By Jan Worth-Nelson
The story of Flint is a story of many deep crises the country is facing, Dr. Mona Hanna-Attisha asserted to a crowd of about 400 national reporters at the Riverfront Banquet Center in downtown Flint Wednesday night.
She said the Flint story “is the most emblematic, environmental and public health disaster of the young century–a story of people who were charged with keeping us safe who failed and who cared more about power and money than us, or our children.”
It was the opening session of the national conference of the Society of Environmental Journalists, a group whose leaders said they came to Flint partly out of a sense of responsibility to the story and to let Flint know it would not be forgotten.
“A lot of badness happened here–you know that,” Hanna-Attisha said, acknowledging many of the journalists in the room had been covering or at least following the water crisis from almost the beginning. “It never should have started and it never should have gone on as long as it did.”
Hanna-Attisha is a pediatrician at Hurley Medical Center whose data on the blood lead levels of Flint children played a dramatic role in opening up the water crisis to the world.
Citing the work in particular of The Flint Journal‘s Ron Fonger, ACLU advocacy journalist Curt Guyette and Michigan Radio’s Lindsey Smith, she said, “they dug and dug and dug and were persistent and annoying and never gave up seeking the answers.”
“Flint is a democracy story,” she said, repeating the history of Flint’s emergency managers history going back to 2011, an action by the state that she argued was a triggering factor of the water crisis. “This is a crisis of the breakdown of democracy–we have lost democracy, and we see that every day with gerrymandering, voter suppression, the electoral college, mass incarceration.”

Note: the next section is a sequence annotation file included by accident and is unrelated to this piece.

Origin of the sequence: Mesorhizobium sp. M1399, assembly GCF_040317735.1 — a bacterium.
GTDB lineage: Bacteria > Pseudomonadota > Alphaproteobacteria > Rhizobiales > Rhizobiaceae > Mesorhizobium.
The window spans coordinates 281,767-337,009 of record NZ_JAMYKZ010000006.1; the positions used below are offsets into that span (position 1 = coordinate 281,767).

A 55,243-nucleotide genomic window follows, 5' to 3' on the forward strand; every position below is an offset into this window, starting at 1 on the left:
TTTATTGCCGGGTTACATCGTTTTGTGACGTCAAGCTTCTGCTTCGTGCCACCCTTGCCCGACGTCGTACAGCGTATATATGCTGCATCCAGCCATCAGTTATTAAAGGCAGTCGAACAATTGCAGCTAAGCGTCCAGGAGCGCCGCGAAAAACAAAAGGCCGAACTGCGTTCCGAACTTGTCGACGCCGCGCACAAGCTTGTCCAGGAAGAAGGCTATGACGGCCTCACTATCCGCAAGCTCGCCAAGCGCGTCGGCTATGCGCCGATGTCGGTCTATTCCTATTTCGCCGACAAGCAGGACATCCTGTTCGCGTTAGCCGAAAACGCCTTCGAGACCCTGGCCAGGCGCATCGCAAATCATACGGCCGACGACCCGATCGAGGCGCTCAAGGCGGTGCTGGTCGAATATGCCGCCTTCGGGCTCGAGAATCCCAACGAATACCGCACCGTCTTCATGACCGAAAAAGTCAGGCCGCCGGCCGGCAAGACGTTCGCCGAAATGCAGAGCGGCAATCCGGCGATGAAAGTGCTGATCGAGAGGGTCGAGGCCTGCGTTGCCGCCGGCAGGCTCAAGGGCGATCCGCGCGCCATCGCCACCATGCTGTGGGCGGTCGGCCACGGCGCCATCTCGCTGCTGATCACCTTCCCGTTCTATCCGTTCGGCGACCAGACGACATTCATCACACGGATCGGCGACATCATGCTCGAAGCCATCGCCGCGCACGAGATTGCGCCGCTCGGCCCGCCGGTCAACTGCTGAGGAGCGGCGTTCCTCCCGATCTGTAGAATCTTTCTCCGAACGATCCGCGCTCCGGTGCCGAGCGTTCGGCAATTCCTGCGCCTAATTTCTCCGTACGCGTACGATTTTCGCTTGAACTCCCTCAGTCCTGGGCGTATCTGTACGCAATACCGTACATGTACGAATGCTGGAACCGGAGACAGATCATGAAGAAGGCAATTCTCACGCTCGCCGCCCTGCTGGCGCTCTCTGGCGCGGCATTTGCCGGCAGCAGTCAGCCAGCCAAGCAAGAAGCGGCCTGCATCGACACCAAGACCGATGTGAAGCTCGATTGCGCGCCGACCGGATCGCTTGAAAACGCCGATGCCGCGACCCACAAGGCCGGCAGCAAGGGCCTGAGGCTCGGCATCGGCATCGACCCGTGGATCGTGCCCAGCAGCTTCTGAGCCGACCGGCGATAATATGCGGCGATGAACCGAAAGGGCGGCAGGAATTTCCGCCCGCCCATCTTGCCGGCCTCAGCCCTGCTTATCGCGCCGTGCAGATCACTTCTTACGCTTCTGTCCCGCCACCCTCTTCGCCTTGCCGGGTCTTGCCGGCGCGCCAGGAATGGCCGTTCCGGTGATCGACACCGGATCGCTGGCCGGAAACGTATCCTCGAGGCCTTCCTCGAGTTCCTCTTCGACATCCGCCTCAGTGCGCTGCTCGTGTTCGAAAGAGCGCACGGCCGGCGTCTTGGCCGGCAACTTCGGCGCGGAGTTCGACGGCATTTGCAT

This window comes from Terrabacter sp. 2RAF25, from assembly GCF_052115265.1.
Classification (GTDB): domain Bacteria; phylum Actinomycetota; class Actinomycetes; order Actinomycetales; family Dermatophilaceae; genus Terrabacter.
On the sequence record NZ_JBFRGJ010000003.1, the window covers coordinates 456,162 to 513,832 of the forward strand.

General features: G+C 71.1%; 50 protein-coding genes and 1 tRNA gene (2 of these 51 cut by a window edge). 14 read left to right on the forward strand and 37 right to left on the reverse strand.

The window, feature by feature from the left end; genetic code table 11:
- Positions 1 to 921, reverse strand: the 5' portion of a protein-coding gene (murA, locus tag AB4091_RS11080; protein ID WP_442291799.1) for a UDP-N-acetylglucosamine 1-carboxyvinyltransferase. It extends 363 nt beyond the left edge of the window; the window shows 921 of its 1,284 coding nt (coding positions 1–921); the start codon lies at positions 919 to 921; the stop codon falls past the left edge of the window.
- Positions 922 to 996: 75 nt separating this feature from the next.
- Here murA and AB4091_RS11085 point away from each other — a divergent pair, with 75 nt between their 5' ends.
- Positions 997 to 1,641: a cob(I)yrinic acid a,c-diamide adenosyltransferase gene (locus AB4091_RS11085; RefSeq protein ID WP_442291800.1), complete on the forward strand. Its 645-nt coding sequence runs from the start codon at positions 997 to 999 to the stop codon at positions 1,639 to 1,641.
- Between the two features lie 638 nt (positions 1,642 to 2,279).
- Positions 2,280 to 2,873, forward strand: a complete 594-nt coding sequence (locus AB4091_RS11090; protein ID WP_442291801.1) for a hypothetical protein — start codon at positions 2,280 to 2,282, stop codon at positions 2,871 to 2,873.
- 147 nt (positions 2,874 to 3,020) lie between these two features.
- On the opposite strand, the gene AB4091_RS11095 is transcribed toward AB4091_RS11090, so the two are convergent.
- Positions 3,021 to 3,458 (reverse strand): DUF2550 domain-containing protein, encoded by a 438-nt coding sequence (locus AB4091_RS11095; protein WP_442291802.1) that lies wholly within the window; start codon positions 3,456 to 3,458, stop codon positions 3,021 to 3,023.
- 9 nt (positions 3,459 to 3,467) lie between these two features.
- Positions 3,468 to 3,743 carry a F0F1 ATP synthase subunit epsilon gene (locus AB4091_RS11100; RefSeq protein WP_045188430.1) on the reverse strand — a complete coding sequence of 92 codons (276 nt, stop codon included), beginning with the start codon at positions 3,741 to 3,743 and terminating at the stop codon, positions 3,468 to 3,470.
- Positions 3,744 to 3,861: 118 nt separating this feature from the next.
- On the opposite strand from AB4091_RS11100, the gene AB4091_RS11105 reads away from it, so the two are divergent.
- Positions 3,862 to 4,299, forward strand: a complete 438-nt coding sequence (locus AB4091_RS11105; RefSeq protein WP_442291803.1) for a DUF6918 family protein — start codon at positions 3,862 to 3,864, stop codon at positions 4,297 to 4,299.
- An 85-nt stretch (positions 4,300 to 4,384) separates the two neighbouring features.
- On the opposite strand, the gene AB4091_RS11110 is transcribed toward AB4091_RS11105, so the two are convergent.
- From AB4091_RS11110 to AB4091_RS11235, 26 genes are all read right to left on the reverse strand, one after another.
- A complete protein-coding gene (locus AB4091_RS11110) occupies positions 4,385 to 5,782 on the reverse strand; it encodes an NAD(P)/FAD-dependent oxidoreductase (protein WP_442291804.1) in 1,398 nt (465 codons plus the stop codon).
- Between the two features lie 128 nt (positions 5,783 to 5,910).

The Flint story also “is a story of a deeper crisis of the disintegration of our critical infrastructure, due to austerity and inequality. It is a story of environmental injustice; it was not the first time, where predominantly poor people and people of color are disproportionately burdened by environmental contaminations.
“And Flint is a story of disrespect for science and of scientific truths,” she said, “And I don’t need to tell you that this is a story of today.that goes far beyond Flint.”
Hanna-Attisha, author of the acclaimed water-crisis memoir What the Eyes Don’t See, continued, “Flint is also a story of our abandonment of our civic responsibility, and our deep obligation as human beings to care and provide for each other, especially our children.
“If we stop believing that government can keep us safe, all of us, not just the privileged ones, what do we have left? What we have is corrosion of democracy driven by austerity.” She described the effects of the crisis as “a trauma of betrayal and fear and anger.”
But, she concluded, “Flint is also a story of how we came together and how we fought back — the moms, the pastors, the journalists who woke up and said, ‘We’ve had enough.'”
The SEJ conference continues through Sunday. One of the conference coordinators, Jay Letto, said close to 700 journalists were expected to have registered by today. More information is available at sej.org.
EVM Editor Jan Worth-Nelson can be reached at firstname.lastname@example.org.